Official Netgear and Hyundai X accounts hacked to push crypto scams

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Hackers have hijacked stolen two major Twitter accounts and were using them to lure people into cryptocurrency-stealing scams.

The attackers were able to break into X (formerly known as Twitter) accounts belonging to Hyundai MEA (Middle East and Africa) and Netgear, gaining access to more than 160,000 followers. 

They renamed Hyundai’s account to Overworld, in an attempt to impersonate a  “cross-platform multiplayer RPG”, backed by the venture capital arm of the cryptocurrency exchange Binance.

Regaining access

The threat actors used the accounts to share links to malicious websites, fake giveaways that promised $100,000 to the first 1,000 users who registered on the website. Those who register are asked to connect their cryptocurrency wallets in order to receive the funds. However, after connecting, the malicious website would just drain the wallet of all cryptocurrencies and NFTs being held there.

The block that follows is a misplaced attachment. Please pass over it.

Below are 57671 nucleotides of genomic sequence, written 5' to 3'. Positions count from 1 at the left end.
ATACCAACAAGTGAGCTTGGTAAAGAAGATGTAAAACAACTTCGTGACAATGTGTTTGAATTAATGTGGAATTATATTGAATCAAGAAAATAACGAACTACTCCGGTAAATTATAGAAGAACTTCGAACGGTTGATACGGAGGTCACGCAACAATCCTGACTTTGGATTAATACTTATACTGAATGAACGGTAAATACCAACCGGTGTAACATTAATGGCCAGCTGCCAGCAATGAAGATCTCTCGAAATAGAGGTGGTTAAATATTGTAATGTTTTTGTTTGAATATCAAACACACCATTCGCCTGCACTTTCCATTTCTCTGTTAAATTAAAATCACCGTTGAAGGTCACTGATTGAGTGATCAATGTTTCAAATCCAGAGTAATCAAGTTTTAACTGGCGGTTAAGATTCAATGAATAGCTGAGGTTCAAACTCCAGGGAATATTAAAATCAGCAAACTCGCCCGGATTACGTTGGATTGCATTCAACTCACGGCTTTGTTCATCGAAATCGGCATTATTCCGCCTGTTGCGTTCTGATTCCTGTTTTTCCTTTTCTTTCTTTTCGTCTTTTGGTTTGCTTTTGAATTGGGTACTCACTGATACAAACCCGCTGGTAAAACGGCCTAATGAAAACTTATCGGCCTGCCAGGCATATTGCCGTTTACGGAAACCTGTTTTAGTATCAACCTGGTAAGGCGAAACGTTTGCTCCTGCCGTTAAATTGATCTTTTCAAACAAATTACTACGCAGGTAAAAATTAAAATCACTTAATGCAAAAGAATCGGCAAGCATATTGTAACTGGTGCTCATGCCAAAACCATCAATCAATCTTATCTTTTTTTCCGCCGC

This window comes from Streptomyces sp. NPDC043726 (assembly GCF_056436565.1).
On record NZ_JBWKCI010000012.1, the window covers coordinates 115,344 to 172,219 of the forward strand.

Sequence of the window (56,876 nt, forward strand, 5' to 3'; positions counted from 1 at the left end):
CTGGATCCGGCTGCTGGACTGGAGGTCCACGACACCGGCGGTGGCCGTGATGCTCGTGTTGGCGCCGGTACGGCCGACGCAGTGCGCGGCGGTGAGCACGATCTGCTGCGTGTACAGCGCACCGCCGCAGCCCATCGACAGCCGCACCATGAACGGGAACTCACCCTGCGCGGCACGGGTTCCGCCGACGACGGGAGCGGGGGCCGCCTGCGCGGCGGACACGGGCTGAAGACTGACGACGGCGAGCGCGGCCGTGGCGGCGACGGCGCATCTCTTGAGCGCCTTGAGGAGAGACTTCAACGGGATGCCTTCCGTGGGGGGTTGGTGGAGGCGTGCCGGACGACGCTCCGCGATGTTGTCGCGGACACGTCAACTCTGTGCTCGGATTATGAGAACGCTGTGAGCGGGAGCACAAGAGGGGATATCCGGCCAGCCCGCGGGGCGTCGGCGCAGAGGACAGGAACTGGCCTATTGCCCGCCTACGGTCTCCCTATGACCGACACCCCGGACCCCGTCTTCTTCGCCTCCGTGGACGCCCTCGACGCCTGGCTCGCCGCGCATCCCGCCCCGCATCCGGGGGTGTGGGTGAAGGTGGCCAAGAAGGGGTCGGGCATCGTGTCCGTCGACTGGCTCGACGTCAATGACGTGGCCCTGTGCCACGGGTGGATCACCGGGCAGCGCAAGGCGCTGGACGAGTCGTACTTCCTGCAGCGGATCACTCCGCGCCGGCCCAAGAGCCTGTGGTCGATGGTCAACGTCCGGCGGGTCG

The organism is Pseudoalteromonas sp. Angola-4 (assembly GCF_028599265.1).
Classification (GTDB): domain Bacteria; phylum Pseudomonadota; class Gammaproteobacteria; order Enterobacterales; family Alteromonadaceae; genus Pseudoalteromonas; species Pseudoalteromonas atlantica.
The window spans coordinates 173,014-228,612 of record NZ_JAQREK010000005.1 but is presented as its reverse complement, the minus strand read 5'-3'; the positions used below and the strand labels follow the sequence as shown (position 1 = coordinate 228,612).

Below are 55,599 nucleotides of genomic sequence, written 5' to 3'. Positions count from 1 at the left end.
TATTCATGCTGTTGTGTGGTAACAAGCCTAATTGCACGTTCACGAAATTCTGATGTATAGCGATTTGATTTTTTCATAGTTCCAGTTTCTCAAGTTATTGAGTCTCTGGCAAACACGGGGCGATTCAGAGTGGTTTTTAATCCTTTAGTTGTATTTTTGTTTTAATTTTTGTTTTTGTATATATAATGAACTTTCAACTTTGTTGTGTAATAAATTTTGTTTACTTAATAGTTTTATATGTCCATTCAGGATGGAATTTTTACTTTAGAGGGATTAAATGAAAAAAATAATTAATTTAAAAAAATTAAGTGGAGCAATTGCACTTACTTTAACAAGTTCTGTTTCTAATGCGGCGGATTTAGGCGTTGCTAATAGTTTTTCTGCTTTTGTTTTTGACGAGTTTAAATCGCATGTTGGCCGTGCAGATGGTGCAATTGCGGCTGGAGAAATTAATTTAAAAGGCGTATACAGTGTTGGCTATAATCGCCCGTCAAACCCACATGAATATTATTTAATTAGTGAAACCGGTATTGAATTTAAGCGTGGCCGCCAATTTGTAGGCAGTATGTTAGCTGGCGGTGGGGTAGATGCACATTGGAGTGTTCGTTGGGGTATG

Netgear’s account was taken around January 6 and was used just to reply to BRCapp tweets and thus try and get people to click on the malicious link. 

At press time, both companies seem to have regained access to their accounts, as there are no traces of malicious tweets, or replies. Overworld, on the other hand, warned its followers to be careful when interacting with the game on social media: "Please exercise caution and stay clear of those impersonating our account. Only click links from the official @OverworldPlay twitter account."

Hackers are always finding new ways to abuse Twitter to steal people’s cryptos. In late December, scammers found a way to trick people into thinking they’re visiting a legitimate company account on X. This method leaned onto the way X handles links to different posts. 

All users, and especially those interested in the blockchain industry, should always be on the lookout for phishing, social engineering, and other scams.

Via BleepingComputer

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Sead is a seasoned freelance journalist based in Sarajevo, Bosnia and Herzegovina. He writes about IT (cloud, IoT, 5G, VPN) and cybersecurity (ransomware, data breaches, laws and regulations). In his career, spanning more than a decade, he’s written for numerous media outlets, including Al Jazeera Balkans. He’s also held several modules on content writing for Represent Communications.